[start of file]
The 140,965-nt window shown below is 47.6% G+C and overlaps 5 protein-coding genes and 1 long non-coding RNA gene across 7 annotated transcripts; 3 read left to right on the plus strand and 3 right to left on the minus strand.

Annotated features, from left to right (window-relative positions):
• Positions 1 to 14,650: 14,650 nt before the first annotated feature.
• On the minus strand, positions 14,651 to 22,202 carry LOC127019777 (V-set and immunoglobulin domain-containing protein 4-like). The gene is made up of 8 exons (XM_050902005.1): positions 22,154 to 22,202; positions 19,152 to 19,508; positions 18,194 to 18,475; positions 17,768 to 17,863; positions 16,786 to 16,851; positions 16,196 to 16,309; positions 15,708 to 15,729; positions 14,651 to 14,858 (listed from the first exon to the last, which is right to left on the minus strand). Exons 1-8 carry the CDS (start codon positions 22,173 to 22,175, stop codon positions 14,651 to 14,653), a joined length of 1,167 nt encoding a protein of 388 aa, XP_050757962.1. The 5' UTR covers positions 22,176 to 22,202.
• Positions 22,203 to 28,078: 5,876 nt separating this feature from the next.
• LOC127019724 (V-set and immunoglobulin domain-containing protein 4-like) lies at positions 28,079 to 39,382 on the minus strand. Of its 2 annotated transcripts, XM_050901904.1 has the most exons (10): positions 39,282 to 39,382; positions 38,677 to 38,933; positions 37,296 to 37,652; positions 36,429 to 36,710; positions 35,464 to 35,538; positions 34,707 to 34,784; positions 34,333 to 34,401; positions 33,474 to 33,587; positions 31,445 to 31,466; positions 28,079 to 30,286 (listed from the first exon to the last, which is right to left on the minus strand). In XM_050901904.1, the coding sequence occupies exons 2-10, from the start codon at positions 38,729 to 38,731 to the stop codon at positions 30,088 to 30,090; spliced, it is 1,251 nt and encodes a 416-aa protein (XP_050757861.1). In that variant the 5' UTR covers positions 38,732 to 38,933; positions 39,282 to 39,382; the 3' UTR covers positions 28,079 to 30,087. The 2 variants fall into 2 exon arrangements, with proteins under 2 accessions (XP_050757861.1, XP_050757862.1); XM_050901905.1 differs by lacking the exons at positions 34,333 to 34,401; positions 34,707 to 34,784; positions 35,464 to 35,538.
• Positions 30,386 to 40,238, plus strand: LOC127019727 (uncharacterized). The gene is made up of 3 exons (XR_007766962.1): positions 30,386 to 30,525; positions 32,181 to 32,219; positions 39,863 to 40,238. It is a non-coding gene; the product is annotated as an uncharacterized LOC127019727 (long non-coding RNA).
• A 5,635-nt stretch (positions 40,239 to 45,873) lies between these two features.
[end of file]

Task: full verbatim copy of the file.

The 140,965-nt window shown below is 47.6% G+C and overlaps 5 protein-coding genes and 1 long non-coding RNA gene across 7 annotated transcripts; 3 read left to right on the plus strand and 3 right to left on the minus strand.

Annotated features, from left to right (window-relative positions):
• Positions 1 to 14,650: 14,650 nt before the first annotated feature.
• On the minus strand, positions 14,651 to 22,202 carry LOC127019777 (V-set and immunoglobulin domain-containing protein 4-like). The gene is made up of 8 exons (XM_050902005.1): positions 22,154 to 22,202; positions 19,152 to 19,508; positions 18,194 to 18,475; positions 17,768 to 17,863; positions 16,786 to 16,851; positions 16,196 to 16,309; positions 15,708 to 15,729; positions 14,651 to 14,858 (listed from the first exon to the last, which is right to left on the minus strand). Exons 1-8 carry the CDS (start codon positions 22,173 to 22,175, stop codon positions 14,651 to 14,653), a joined length of 1,167 nt encoding a protein of 388 aa, XP_050757962.1. The 5' UTR covers positions 22,176 to 22,202.
• Positions 22,203 to 28,078: 5,876 nt separating this feature from the next.
• LOC127019724 (V-set and immunoglobulin domain-containing protein 4-like) lies at positions 28,079 to 39,382 on the minus strand. Of its 2 annotated transcripts, XM_050901904.1 has the most exons (10): positions 39,282 to 39,382; positions 38,677 to 38,933; positions 37,296 to 37,652; positions 36,429 to 36,710; positions 35,464 to 35,538; positions 34,707 to 34,784; positions 34,333 to 34,401; positions 33,474 to 33,587; positions 31,445 to 31,466; positions 28,079 to 30,286 (listed from the first exon to the last, which is right to left on the minus strand). In XM_050901904.1, the coding sequence occupies exons 2-10, from the start codon at positions 38,729 to 38,731 to the stop codon at positions 30,088 to 30,090; spliced, it is 1,251 nt and encodes a 416-aa protein (XP_050757861.1). In that variant the 5' UTR covers positions 38,732 to 38,933; positions 39,282 to 39,382; the 3' UTR covers positions 28,079 to 30,087. The 2 variants fall into 2 exon arrangements, with proteins under 2 accessions (XP_050757861.1, XP_050757862.1); XM_050901905.1 differs by lacking the exons at positions 34,333 to 34,401; positions 34,707 to 34,784; positions 35,464 to 35,538.
• Positions 30,386 to 40,238, plus strand: LOC127019727 (uncharacterized). The gene is made up of 3 exons (XR_007766962.1): positions 30,386 to 30,525; positions 32,181 to 32,219; positions 39,863 to 40,238. It is a non-coding gene; the product is annotated as an uncharacterized LOC127019727 (long non-coding RNA).
• A 5,635-nt stretch (positions 40,239 to 45,873) lies between these two features.